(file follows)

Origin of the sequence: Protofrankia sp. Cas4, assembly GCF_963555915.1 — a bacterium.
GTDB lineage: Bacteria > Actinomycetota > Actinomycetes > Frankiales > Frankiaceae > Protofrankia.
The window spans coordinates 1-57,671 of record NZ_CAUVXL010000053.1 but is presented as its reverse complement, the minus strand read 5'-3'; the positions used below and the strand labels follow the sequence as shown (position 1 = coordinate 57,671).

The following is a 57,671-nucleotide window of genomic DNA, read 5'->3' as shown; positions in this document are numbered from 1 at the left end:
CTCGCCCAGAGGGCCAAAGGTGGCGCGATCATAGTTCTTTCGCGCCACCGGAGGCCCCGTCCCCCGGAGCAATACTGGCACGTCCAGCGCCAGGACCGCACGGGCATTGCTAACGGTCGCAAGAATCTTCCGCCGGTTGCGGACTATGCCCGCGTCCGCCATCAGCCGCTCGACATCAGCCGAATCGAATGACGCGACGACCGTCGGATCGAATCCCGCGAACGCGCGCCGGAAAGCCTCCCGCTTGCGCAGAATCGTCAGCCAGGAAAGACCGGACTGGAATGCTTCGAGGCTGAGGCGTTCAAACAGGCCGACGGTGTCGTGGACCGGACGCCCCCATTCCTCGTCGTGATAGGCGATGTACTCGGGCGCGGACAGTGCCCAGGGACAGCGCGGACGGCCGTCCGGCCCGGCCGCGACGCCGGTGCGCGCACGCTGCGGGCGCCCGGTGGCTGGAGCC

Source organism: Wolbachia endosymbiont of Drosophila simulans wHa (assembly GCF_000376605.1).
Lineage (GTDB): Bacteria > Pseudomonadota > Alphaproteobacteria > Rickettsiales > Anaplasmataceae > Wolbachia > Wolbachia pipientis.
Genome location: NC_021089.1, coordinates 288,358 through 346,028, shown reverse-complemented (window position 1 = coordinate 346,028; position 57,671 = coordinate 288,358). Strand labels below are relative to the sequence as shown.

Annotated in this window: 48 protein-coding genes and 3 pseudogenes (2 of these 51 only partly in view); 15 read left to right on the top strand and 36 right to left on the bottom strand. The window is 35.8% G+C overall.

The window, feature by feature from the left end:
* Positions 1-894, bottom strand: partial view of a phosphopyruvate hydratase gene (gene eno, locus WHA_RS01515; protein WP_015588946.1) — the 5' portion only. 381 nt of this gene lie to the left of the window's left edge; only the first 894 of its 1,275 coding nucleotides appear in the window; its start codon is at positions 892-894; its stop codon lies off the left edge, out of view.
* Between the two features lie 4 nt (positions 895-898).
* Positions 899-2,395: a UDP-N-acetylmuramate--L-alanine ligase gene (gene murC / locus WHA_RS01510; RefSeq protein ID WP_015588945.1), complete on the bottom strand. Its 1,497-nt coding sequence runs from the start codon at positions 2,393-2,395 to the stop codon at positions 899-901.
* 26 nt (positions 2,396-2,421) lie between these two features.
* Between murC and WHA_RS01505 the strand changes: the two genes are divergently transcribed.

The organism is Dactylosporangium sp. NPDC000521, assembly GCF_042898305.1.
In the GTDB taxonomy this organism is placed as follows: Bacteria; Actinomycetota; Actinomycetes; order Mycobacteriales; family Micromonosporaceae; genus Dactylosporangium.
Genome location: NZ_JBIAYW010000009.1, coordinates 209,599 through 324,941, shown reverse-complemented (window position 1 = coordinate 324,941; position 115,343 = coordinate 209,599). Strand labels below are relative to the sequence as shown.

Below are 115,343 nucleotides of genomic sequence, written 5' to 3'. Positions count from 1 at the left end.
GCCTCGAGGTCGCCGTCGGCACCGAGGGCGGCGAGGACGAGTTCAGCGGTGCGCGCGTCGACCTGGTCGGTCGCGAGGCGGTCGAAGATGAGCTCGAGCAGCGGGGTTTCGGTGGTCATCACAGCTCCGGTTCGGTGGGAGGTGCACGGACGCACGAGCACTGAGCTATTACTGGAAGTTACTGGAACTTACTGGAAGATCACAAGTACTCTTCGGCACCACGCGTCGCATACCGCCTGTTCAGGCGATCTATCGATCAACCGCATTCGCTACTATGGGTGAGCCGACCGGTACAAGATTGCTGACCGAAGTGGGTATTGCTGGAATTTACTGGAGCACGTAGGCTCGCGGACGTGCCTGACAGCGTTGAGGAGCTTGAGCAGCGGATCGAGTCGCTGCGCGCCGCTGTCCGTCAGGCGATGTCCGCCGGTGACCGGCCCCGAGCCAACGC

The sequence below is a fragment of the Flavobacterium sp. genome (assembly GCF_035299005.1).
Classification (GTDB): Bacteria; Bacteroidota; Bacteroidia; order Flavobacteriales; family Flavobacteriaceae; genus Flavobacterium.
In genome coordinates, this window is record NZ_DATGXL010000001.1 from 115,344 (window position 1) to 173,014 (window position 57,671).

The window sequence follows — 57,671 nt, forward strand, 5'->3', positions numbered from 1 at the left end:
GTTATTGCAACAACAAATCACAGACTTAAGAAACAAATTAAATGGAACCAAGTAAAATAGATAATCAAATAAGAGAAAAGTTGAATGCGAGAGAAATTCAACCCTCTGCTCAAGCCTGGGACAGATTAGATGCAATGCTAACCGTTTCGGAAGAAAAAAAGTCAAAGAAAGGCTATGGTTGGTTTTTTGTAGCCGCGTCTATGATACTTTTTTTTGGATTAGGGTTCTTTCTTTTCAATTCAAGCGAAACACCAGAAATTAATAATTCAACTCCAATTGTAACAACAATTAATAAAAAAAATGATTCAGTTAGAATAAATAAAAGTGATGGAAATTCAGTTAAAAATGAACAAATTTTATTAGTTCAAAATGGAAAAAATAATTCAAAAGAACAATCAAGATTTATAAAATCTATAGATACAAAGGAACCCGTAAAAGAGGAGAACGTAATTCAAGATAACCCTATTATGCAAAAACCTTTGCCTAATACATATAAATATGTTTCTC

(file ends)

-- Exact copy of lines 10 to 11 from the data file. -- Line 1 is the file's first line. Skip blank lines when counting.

The window, feature by feature from the left end:
* Positions 1-894, bottom strand: partial view of a phosphopyruvate hydratase gene (gene eno, locus WHA_RS01515; protein WP_015588946.1) — the 5' portion only. 381 nt of this gene lie to the left of the window's left edge; only the first 894 of its 1,275 coding nucleotides appear in the window; its start codon is at positions 892-894; its stop codon lies off the left edge, out of view.